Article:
Review: Kamal Haasan's VISHWAROOPAM
Vishwaroopam is a film about which I have been very conflicted since the first footage appeared online months ago. The film has been marketed very much as a straight forward action piece with some terrorism elements, not unlike something that Hollywood might churn out. However, the actual film is very much in the Indian anti-terrorism milieu, and much of it is extremely culturally specific in a way that probably won't endear it to foreign audiences. While it does fall prey to a number of common missteps, it does redeem itself from time to time with moments of pure Indian action bliss, and I think that's what puts it over the top for me as a recommendable experience.
The story revolves around an unhappily married couple, Viswanath (Haasan) and Nirupama (Pooja Kumar), but not in the way you might think. The pair have a marriage of convenience. Viswanath is a very effeminate Kathak dance instructor, and Nirupama is a young woman in her prime who has fallen in love with her boss against her better judgment. This is just the point of entry into the story, and talking about the plot any more than that risks revealing major spoilers. Suffice it to say that while the film continues to focus on these characters, nothing is really what it seems at first. The next two and a half hours are a fast paced web of intrigue, action, twists, surprises, and good, old-fashioned filmy logic. We get terrorists, police, Indian federal agents acting outside their borders, and even a sexy love scene or two. Something for everyone.
Kamal Haasan apparently came up with the idea for Vishwaroopam nearly a decade ago, but has hit every possible bump in the road in getting it to the big screen. If it wasn't a director who had to drop out, it was immigration problems when the film was moving production to the US. At another point, it was Haasan's plan to release the film day-and-date to theater screens and DTH (VOD) in India, which led to a revolt among Tamil Nadu's cinema operators, and lastly, of course, the charges of anti-Muslim sentiment that have led to the film's temporary ban in Tamil Nadu. However, Haasan is a trooper, and probably the most well respected cinematic artist in India, and he would not be denied. So, in every territory except the one most likely to turn a profit, Vishwaroopam opened this weekend to bumper crowds, but is it any good?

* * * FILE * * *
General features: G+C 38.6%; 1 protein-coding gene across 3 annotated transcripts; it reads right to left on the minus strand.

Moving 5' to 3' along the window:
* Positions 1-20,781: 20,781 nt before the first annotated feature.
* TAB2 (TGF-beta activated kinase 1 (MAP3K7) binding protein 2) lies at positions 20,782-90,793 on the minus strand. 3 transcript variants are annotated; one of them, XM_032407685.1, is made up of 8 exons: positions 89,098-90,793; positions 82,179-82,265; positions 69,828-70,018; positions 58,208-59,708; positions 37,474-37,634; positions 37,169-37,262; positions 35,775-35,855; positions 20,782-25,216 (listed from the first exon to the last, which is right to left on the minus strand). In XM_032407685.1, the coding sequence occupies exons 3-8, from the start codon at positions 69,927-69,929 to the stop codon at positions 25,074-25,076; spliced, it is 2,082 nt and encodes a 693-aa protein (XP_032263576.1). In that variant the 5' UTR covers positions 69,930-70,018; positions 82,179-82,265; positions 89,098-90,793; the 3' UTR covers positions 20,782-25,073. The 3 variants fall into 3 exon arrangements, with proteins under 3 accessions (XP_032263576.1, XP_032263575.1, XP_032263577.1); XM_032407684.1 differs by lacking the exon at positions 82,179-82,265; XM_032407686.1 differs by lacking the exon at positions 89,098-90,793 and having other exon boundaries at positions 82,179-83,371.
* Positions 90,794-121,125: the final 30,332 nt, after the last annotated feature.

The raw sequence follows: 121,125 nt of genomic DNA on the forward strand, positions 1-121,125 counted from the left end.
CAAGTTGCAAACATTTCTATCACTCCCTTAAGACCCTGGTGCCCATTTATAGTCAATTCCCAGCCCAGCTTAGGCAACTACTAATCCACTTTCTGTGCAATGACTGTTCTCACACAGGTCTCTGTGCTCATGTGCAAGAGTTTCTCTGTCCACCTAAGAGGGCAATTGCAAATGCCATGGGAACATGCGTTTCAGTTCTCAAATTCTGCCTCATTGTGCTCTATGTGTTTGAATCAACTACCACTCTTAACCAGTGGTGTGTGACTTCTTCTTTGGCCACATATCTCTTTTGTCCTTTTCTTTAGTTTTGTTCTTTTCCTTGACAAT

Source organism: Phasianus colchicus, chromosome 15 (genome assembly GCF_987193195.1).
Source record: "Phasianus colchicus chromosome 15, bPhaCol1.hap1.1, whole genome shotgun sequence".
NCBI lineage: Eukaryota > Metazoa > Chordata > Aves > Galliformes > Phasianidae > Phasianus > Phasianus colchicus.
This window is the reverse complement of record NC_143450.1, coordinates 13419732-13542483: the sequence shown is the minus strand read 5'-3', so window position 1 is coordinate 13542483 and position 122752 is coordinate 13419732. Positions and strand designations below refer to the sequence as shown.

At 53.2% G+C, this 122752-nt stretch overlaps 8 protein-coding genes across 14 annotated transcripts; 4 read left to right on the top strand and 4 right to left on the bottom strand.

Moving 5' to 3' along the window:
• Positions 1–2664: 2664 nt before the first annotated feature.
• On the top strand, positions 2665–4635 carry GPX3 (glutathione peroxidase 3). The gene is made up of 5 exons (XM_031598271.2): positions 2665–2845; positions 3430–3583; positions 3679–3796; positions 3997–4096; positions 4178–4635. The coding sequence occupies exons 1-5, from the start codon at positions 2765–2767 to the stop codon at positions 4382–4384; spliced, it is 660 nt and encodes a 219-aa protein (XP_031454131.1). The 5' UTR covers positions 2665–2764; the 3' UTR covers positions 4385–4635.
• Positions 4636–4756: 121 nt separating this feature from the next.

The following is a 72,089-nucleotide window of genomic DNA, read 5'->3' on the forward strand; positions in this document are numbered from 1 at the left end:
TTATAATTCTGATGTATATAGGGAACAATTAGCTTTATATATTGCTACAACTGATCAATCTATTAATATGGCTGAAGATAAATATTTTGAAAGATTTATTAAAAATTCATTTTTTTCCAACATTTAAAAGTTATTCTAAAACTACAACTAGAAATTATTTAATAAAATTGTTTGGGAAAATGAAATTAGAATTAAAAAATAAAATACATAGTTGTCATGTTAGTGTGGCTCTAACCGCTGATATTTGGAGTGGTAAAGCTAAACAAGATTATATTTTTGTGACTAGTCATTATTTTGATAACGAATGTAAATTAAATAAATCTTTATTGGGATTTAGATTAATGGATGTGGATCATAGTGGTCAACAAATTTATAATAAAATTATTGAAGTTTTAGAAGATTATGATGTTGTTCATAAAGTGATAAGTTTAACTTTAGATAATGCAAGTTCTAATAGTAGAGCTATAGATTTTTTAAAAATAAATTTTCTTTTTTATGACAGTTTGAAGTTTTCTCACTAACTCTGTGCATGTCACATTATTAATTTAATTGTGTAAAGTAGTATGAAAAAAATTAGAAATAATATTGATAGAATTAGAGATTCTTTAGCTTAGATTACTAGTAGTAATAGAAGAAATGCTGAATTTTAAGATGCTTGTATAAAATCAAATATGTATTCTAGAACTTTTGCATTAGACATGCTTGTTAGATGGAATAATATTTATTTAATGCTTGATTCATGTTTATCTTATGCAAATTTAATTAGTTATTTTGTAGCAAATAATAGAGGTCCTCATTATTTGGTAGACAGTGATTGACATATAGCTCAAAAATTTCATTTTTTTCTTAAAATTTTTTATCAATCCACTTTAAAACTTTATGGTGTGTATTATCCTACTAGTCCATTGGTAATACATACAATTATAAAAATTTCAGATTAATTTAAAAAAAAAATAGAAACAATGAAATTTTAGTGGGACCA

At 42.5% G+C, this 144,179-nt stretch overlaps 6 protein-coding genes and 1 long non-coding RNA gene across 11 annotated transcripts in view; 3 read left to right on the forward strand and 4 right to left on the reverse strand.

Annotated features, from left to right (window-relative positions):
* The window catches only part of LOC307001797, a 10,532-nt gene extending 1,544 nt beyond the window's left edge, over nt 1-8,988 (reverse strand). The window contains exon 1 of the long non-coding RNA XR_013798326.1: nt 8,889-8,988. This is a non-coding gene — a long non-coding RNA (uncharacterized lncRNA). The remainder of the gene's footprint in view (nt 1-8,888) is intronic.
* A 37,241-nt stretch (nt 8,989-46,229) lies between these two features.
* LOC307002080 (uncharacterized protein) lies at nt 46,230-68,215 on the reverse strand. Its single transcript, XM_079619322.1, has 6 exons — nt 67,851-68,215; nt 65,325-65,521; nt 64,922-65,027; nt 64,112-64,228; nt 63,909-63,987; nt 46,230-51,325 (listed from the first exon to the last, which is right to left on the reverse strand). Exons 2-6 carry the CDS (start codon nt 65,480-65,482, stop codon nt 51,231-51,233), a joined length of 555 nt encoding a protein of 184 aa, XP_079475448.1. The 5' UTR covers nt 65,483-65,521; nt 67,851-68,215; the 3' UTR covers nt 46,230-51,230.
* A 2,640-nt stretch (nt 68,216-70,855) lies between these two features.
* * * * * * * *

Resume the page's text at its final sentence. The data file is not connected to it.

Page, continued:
Well, the answer is, as usual, yes and no.
Kamal Haasan commands the film from the first moment he appears on screen, in the midst of a near-religious frenzy as he rehearses a dance with his Kathak troupe for an extended song that proves to be the only musical interlude of the film. Less than thirty minutes in, Vishwaroopam stops being the film you were expecting, and becomes an entirely different, and more exciting, beast. This sudden tonal and genre shift t pushes the film away from being a standard thriller into braver territory. The terrorism element is explored here in a slightly unusual way, but the villains are still very clearly villains and it is always clear that Kamal Haasan, in whatever garb, will ultimately be the hero. I think it was a wise decision by writer/director Kamal Haasan to have lead actor, Kamal Haasan on screen for such a significant portion of the film, because, he is overwhelmingly the best thing about Vishwaroopam.
Where the film falters is the, sadly, the same old story when it comes to multinational Indian films. Everyone in the film who is not Indian is a caricature. That means Anglo actors deliver lines as though they were performing in a second grade school play; it means African-American actors spout non-stop sass to the point of serious irritation; and basically anyone else who isn't a member of the largely Indian cast gets shafted either by the direction, script, or editing. The prevalent problem with non-Indian actors performing in Indian films is that the filmmakers insist on dumbing these characters down, perhaps so those viewers who don't have the best grasp of spoken English can still follow along, or, more likely, they just don't know how to write anything other than Anglo stereotypes . The result is very uneven, and makes the Anglo actors involved appear largely incompetent, which is probably not entirely the case, but I'm sure they're directed in such a way that their performance suffers for the sake of the masses.
All whining aside, there are some spectacular, left-field, action sequences in the film that literally dropped my jaw, not only due to the quality of the action, but also its completely unexpected onset. Vishwaroopam is not a film that attempts to make any kind of plea for understanding to either side of the terrorism struggle, nor is it a film that feels the need to delve deeply into the social issues surrounding terrorism. It is, however, a film that is designed to entertain while telling a pretty involved story with plenty of context to help you care about what's going on on the screen. This is what Indian film pundits call an "entertainer" -- no facade of deeper meaning, just a lot of fun up on screen and one of the world's best actors leading a decent supporting cast to the gold.
If you can overlook the inane Anglo characters that populate much of the film's second half, there is plenty to enjoy about Vishwaroopam. I'd been watching the trailers intently for months, and they do not do the film justice. Vishwaroopam is proof, to me, that Kamal Haasan still has some juice, and he managed to exceed my modest expectations, Vishwaroopam is good fun!
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